3.5 Nissan Altima

3.5 Nissan Altima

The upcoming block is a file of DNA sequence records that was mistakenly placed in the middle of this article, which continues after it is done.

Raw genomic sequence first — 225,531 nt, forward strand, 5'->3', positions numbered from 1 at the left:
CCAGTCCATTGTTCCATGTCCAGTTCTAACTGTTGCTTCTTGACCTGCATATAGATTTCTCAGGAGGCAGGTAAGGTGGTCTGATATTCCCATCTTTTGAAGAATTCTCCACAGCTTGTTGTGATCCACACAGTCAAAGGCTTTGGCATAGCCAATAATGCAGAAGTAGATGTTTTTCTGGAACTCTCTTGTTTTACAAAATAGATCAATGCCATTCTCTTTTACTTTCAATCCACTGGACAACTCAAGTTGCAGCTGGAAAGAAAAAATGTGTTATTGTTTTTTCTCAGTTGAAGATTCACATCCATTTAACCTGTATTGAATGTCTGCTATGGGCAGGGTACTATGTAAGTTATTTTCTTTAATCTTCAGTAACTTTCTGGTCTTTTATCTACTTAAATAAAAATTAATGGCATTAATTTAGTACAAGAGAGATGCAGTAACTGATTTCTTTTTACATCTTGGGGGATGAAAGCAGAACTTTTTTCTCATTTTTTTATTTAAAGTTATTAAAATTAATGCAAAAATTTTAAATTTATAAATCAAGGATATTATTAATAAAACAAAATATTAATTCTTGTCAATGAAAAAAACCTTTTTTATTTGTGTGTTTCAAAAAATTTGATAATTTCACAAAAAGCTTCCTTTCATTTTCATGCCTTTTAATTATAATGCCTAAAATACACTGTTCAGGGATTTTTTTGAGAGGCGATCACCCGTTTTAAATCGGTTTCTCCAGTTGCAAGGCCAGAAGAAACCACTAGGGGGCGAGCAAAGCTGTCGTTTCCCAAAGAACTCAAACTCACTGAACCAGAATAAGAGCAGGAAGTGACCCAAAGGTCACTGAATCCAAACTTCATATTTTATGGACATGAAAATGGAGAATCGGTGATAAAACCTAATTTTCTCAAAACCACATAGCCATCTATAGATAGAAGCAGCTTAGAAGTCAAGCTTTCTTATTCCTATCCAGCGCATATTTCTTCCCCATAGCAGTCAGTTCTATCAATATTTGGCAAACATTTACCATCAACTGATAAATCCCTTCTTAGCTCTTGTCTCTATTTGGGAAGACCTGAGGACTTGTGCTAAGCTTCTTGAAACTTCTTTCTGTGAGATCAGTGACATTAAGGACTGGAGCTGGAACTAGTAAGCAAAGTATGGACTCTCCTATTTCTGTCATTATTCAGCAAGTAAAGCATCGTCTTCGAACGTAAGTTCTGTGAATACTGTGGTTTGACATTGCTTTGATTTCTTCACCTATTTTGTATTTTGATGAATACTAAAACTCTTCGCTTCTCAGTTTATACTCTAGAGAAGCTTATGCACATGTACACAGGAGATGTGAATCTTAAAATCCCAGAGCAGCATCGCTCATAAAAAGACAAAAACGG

No doubt about it—if you think the roads and parking lots are filling up with tall, view-blocking crossovers and SUVs, your eyes aren’t deceiving you. The four-door mid-size sedan, once the dominant form of family transport, has lost favor. Call it a sedan recession. Nissan wants no part of that for its fifth-generation Altima—even if the sales surge of its own Murano, Pathfinder, and Rogue crossover SUVs is contributing to the sedan slide. The Altima is still the bestselling product in Nissan’s lineup, and so far this year, it’s just ahead of the Honda Accord for second-place sales honors in that segment (the Toyota Camry remains number one). Energetic Flow The fifth-gen Altima was all-new in 2013, so this update leaves the sedan’s bones largely untouched. The big change is the move to “Energetic Flow” styling, which consists of a more muscular front fascia, Nissan’s “V-motion” grille (which looks like a grille overhanging another grille), and boomerang-shaped headlights and taillights. The likely theory being that if crossovers are selling like hotcakes, then adding some Murano visuals to the Altima should spur sales of the sedan. It doesn’t stop there: Energetic Flow design is now found on the newly excited surfaces of the smaller and soberer Sentra and on the more expressive and expansive Maxima. In the cabin, the 2016 Altima’s refresh centers on expanding available technology, as well as hushing unwanted noise with added sound insulation and an acoustic laminated windshield. The Altima’s already pleasing interior gets a Murano-inspired center stack and console, but otherwise the materials, textures, and colors from the previous model continue. Particularly welcome are the Altima’s well-padded door armrests and form-fitting “zero gravity” front buckets—cloth-covered in our SV test car—that seem to comfortably accommodate a wide spectrum of posteriors. Rear passengers don’t get the form fitting “Zero Gravity” seats, but ingress and egress into the Altima’s aft quarters is easy at least. Rear-seat headroom and legroom, while not as generous as that in the Volkswagen Passat, are mid-size-sedan appropriate. Six-footers can ride in back without asking the front-seat occupants to scoot their chairs forward. Fold-down rear seatbacks add cargo space for long items, expanding the 15-cubic-foot trunk, which otherwise is average for the segment. All but the base Altima come with a 5.0-inch touchscreen for infotainment. The system has handy knobs for volume and tuning flanking the screen, plus a few virtual buttons on the display and hard buttons alongside. Even better is the 7.0-inch unit that was in our test car—it comes with the navigation package, which is a $580 option on the mid-level SV and range-topping SL. The larger screen gives easier access to all of the mobile apps available in the NissanConnect system. For those buyers who want the latest in connected tech, the lack of Android Auto and Apple CarPlay is a glaring omission, although Apple users can access their phone’s voice recognition through the vehicle, a function called Siri Eyes Free. Still, with a market bursting with 8.0-, 9.0-, and even 12.0-inch screens, the Altima’s seem small. Last year’s port-injected, 2.5-liter four-cylinder returns with only minor changes, none affecting its performance. New engine mounts and a larger muffler help minimize engine drone, yet despite great-looking standard dual exhausts on all models, there’s no music coming out of them to quicken the pulse. In our testing, the 182-hp 2.5-liter’s 8.2-second zero-to-60-mph dash came up a bit short compared with the Chevrolet Malibu 1.5 LT (8.0), the Honda Accord Sport (7.6), the Mazda 6 i Touring (7.3), and the Toyota Camry SE (8.0). The 2.5’s mission is fuel economy, which improved to an EPA-estimated 27 mpg city and 39 mpg highway for 2016 thanks in part to aerodynamic tweaks and standard grille shutters. For more performance, Nissan still offers the 270-hp 3.5-liter V-6. Over two weeks of being subjected to our admittedly lead-footed editorial-staff evaluation, we averaged 26 mpg. Xtronically Yours The Altima’s continuously variable automatic transmission, a key component to the car’s fuel-economy strategy, isn’t the complete downer these slushboxes once were. Nissan got into the CVT game early, and the Altima’s Xtronic CVT employs the third generation of its D-step Shift Logic, which under most circumstances simulates the gearchanges that happen in a traditional automatic transmission (up to seven “ratios”). There are brief moments when there seems to be little correlation between engine speed and throttle position, but much less droning is experienced than with CVTs of yore. Mostly, engine revs are exactly where they need to be to develop the power for any given road load and/or driving situation, with little or no delay. Drop the hammer from rest at a stoplight and the engine builds revs fairly naturally—it doesn’t just go roaring to redline and stay there until you lift. You’ll have to opt for the sportier Altima SR if you want shift paddles to manually row through the simulated gears. Overall, the Altima is quiet with little or no mechanical sounds or road or wind noise disturbing the peace. Its 36 decibels at idle is especially quiet for the class. But things get a tad grainy when cruising with light throttle around 50 mph as the engine drops to 1200 rpm under light load. Inside Track The 2016 refresh also includes new dampers and rear springs, which provide a pleasing-enough ride quality. Body motions are reasonably well controlled, and the Altima’s electrically assisted power steering is nicely weighted. Nissan has retuned the steering this year for quicker response. Despite relatively smallish 215/55R-17 tires on our SV test car, turn-in was crisp, aided in part by the standard pseudo torque-vectoring system that pulses the brake on the inside front wheel in corners to improve steering response. The Altima tracks true on-center with little need for constant corrections, although there could be a better sense of the steering weighting up in corners. Skidpad grip with the SV’s fuel-economy-optimized tires was a middling 0.81 g—down from the last Altima 2.5 we tested in 2013. The brakes inspired confidence with crisp top-of-the-pedal response, although the 192-foot stopping distance we measured from 70 mph (with some fade) is worse than the performance of its rivals. Safe Bet Within the Altima lineup, think of the SV we tested as the sensible-shoes choice. It comes standard with most of the equipment buyers seem to want, such as aluminum wheels, a leather-wrapped steering wheel, a power driver’s seat with power lumbar adjustment, a touchscreen audio system with SiriusXM satellite radio, a backup camera, dual-zone automatic climate control, and remote engine start. It also includes rear cross-traffic alert and blind-spot monitoring, advanced safety features that cost extra or are not even available in some competing mid-size sedans. All the better to spot those increasing numbers of crossovers and SUVs, closing in fast. 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3.5 nissan altima 1